Monday, September 16, 2019

Archie and Me...Literally

Don't know that I ever ran this here. This is a panel scanned from an Archie digest comic in 2010 or 2011. The story is credited to George Gladir and the art to Stan Goldberg. Not long before this, I had interviewed both gentlemen in connection to IDW's big Archie anniversary coffee table book. I assumed this to be a coincidence but when I posted it on Facebook, I was assured by several that it probably wasn't, that Gladir had a habit of occasionally sticking real people's names into his scripts. 

Coincidence or a cute little shout out?

Either way, I love it!

Tuesday, September 10, 2019

Booksteve Reviews: The Book of Weirdo

I have to confess two things up front. One is that I never read a single issue of Weirdo when it was new. The other is that I worked on the item at hand—The Book of Weirdo by Jon B. Cooke—off and on for about 6 months a few years back when I transcribed multiple interviews with publisher Ron Turner. I even make the book’s huge acknowledgements list. I sincerely doubt, however, that any person on that list—myself included—had a clue just how complete and madly obsessive the final product would turn out to be.

Jon B. Cooke, of course, is the man behind such essential chronicles of comic book history as the magazines Comic Book Artist, Comic Book Creator, and the sadly short-lived ACE (All Comics Evaluated).

But this book BY Jon B. Cooke is about a very different magazine, Weirdo, and the man behind that magazine was Robert Crumb. Confused?

Weirdo premiered in 1981, in a way a successor to the underground comix that had been largely replaced by the independent comics boom that would ride out the decade. Intentional or otherwise, it was also a purposely low-fi response to Art Spiegelman’s Raw, itself an attempt at raising the underground work to a true art form.

Spiegelman’s later Pulitzer Prize for Maus aside, if the average American of any age thought of comix at all by the time of the Reagan administration, there is no question they only knew one name and that one name was R. Crumb. 

There is also no question that Weirdo was Crumb’s idea and Crumb’s baby, in spite of the fact that he was only the first of three very different editors during the mag’s original 1981-1993 run.

At first, it seemed tricky to review The Book of Weirdo without reviewing Weirdo itself but really there’s little comparison. Weirdo—which I have now read—still doesn’t interest me that much. Some of Crumb’s covers are among my favorites of his work. A number of interesting underground creators like veterans Spain and Kim Deitch are joined by then-lesser known names such as Dori Seda, Drew Friedman, and Ace Backwords. Looked at as a whole, Weirdo was a wonderful concept designed to both showcase and celebrate outsider art. 

Still not really my thing, though. But it IS Jon Cooke’s thing and he does go out of his way here to look at Weirdo as a whole, from the front, the back, the top, the bottom, the left, the right, the over, the under, the dark, the light, the yin, the yang…You get the picture.

There are two types of history books that I really like. One is the type where the author goes to every possible extreme to look under every rug and tell the reader every bit of info they could ever possibly want to know about a subject. 

The other is an oral history, where the author gets those involved in the story he’s writing about to give their own version of what happened and how it felt. This often leads to conflicting versions but somehow, when all the versions are combined, something very close to the truth is conveyed.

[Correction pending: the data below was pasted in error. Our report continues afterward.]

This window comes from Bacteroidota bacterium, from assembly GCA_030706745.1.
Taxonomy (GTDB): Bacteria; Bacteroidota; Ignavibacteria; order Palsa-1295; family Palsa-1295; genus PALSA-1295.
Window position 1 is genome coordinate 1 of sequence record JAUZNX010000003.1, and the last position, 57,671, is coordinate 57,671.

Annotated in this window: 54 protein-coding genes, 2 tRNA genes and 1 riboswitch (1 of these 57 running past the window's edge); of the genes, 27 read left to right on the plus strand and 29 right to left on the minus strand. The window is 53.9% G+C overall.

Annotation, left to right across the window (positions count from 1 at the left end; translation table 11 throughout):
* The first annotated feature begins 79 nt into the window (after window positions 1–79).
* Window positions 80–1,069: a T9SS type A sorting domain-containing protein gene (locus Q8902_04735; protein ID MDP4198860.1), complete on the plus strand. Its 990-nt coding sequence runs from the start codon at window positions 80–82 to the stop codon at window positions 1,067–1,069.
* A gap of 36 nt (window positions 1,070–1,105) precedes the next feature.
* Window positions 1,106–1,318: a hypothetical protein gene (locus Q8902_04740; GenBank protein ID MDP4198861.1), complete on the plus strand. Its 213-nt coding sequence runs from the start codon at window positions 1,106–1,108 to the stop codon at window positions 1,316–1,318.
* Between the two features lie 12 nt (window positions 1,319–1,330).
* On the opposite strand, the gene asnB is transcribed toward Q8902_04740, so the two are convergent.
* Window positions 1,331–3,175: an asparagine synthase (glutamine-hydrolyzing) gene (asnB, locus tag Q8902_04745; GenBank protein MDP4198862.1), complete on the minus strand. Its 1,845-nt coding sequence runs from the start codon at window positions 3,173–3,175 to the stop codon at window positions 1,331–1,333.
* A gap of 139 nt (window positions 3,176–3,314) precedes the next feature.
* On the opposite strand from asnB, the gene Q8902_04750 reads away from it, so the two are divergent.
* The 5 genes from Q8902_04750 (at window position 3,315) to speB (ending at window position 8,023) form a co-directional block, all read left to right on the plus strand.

Jon B. Cooke’s The Book of Weirdo, beautifully packaged from Last Gasp and sporting a brand new Drew Friedman cover of Robert Crumb, works perfectly as BOTH types. Ipso facto, The Book of Weirdo is a book that I doubly like! 

Booksteve recommends.

Sunday, September 08, 2019

U.N.C.L.E. Movie Posters

THE MAN FROM U.N.C.L.E. was a popular and influential television series starring Robert Vaughn and David McCallum that grew from a project actually created by James Bond creator Ian Fleming. It   was both a reaction to and at the same time a bit of a spoof of the 007 movies. It ran on US television for several seasons in the mid-1960s and even begat a vaguely Modesty Blaise-inspired spinoff entitled (Duh) THE GIRL FROM U.N.C.L.E. which starred Stefanie Powers. For a while, secret organizations with initialed acronyms were EVERYWHERE in popular culture.

In other parts of the world where the TV series was not shown, however, the producers released no less than EIGHT Man from U.N.C.L.E. feature films! In actuality, these were two part episodes, at least a couple of which contained extra scenes not shown on TV that were (very slightly) more explicit.

I believe a couple at least were released in the US as well as I have vague memories of catching one on the big screen myself as a child.

Here we see a selection of poster art for all eight films as spotted online.


Wednesday, September 04, 2019

George Reeves in Newspaper Photos

I've been raiding the newspaper archives online again, this time for George Reeves-related photo posts. Lots of 'em!


A decade and a half earlier, Superman was fighting racist caricatures of Japanese soldiers and below, in 1959, we read that SUPERMAN was Emperor Hirohito's favorite program. Things change. 

Saturday, August 31, 2019

Milt Gross at Marvel-1947

From an issue of Martin Goodman's MISS AMERICA MAGAZINE.

Friday, August 30, 2019

The Ghost and Mrs. Muir Meet Barnabas Collins

Couldn't find any photos from it but here we have info on the ABC Saturday morning cartoon preview from this date in 1969, hosted by Hope Lange, Charles Nelson Reilly, and the cast of THE GHOST & MRS. MUIR (newly shifted that Fall from NBC) and guest-staring Jonathan Frid as Barnabas Collins!